Black History Month is about celebrating our blackness, not rejecting it. Everyday is an opportunity to learn about the many individuals who inundate society with hope, innovation and knowledge that spawn our culture today.
- bell hooks, Author and Activist
bell hooks creates a safe community for African American women and men through the spoken word. Publishing her first book at the age of 19, Ain’t I a Woman, hooks establishes an open dialogue, exposing the raw realities of womanhood, society, and life.
- Maya Angelou, American Poet
Prior to working alongside Malcolm X during the Civil Rights Movement, Angelou promoted racial equality through journalism and activism. Best known for I Know Why the Caged Bird Sings, a work influenced by the racism she experienced throughout her youth, Angelou was one of the most consequential poets of our time. She was awarded the Presidential Medal of Freedom in 2010.
- Chimamanda Ngozi Adichie, Feminist and Writer
As a Nigerian writer, Chimamanda stresses the importance that We Should All Be Feminists. She speaks from her soul, staying true to her identity as she works against the embedded mindset that black women are less than their white counterparts. She teaches all women of color that they should love themselves wholly, because Black women are more than just a skin color.
- Maxine Waters, U.S. Representative
Congresswoman, Maxine Waters, is one of the most powerful Black women today. She is an outspoken woman, aiming to push the efforts for African Americans, women, children, and the poor. With many accomplishments underneath her belt, Walters works to diminish the differences between individuals and band together a force of strength, aiming to close the gap between race, class and gender.
- Elaine Welteroth, Former Editor-in-Chief of Teen Vogue
As an American journalist, Welteroth moved Teen Vogue into a new direction that is not afraid of taking the conversation to politics alongside beauty and fashion. Welteroth continuously encourages young women to take a stance within society and speak freely without shame.
- Michelle Obama, Former First Lady of the United States
As the First Lady, Michelle Obama did not stray away from controversial issues, but instead challenged them head on. By targeting the obesity epidemic in the U.S., Michelle Obama launched the Let’s Move! Campaign, encouraging people to get active. Michelle Obama continuously nurtured the youth by launching the School Lunch Program, providing 21-million low income kids with free and reduced price lunches. On top of all of her other responsibilities, Michelle Obama ensured to put many of her efforts towards the youth and poor, realizing that they are the future of this country.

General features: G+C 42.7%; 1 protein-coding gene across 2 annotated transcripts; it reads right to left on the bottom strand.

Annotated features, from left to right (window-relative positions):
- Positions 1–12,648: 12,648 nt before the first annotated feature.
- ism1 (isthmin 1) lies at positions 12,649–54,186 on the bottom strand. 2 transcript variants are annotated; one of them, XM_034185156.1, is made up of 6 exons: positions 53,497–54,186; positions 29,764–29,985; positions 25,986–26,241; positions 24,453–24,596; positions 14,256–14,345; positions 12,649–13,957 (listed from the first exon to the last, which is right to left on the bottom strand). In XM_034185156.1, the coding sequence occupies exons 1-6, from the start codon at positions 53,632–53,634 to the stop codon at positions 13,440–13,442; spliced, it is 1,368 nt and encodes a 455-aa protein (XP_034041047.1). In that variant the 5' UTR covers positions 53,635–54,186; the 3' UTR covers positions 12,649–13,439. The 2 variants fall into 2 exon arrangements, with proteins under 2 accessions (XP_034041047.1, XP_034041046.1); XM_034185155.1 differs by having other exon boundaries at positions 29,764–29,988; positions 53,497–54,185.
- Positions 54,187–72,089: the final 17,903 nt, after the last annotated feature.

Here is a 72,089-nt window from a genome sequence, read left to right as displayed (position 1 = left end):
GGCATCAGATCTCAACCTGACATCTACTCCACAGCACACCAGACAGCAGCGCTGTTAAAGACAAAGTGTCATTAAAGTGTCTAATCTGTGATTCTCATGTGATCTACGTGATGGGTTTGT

- Yara Shahidi, American Actress
At the age of 18, Yara Shahidi expands her voice to the youth, reaching across all platforms to embrace blackness and diversify the conversation. As an actress, Shahidi uses her wide platform to spread her voice, promoting awareness into the minds of the future generation.
- Tracee Ellis Ross, American Actress
Tracee Ellis Ross is a Golden Globe Award winner for Best Performance by an Actress in a Television Series (Musical or Comedy). She uses her outlet as an actress to educate the black community, informing them that there is space for their story in the entertainment industry. While there is a place for African Americans to succeed within the industry, Ross uses the Time’s Up movement to diminish the inequality within the workplace so it is a safe place for everyone.
- Eartha Kitt, American Singer
At 8, Eartha Kitt moved to New York in hopes to eventually attend a performing arts school. At 16, she won a scholarship to tour with Katherine Dunham and joined a dance troupe that sparked her career as a solo artist. Discovered in Paris for her popular nightclub performances, Kitt launched her career onto Broadway and a singer, coming out with the hit song: “Santa Baby.”
- Sojourner Truth, Women’s Rights Activist
Famous for her speech, “Ain’t I a Woman,” delivered at the Ohio Women’s Rights Convention, Truth battled against the inequalities Black women faced in the 1850s. Although she was born into slavery, Truth escaped with her infant daughter, using her freedom as the ammunition to her career as an abolitionist and worked towards prison reform and the women’s suffrage movement.
- James Baldwin, Novelist
James Baldwin was a social critic and writer, promoting awareness around the topics of sexuality and humanity. By expressing himself creatively, Baldwin debuted his first novel, Go Tell it To the Mountain, inspired by the impact of Christian Church had on Blacks in America. He went on to create many works, often inspired by his own experiences, like Giovanni’s Room, which explored the topic of homosexuality and bisexuality that drew on his own experience of being a gay man in America.
- Ryan Coogler, Film Director
Ryan Coogler is a film director, first working on Fruitvale Station as a co-writer and director, then moving onto Creed in 2015. With both being a big hit onscreen, Coogler had the opportunity of directing Marvel’s first Black superhero film: Black Panther. Just in the first week alone, it made $300 million dollars with the largest Black cast, receiving 98% on Rotten Tomatoes.
- Barack Obama, Former President of the United States
First of the African descent to become a U.S. President, Obama immediately brought the country back out of the Great Recession, cutting unemployment rate in half from 10% to 4.7%. Along with his other numerous accomplishments, Obama received the Nobel Peace Prize for his immense work for the people of the United States.
- Ida B. Wells, Journalist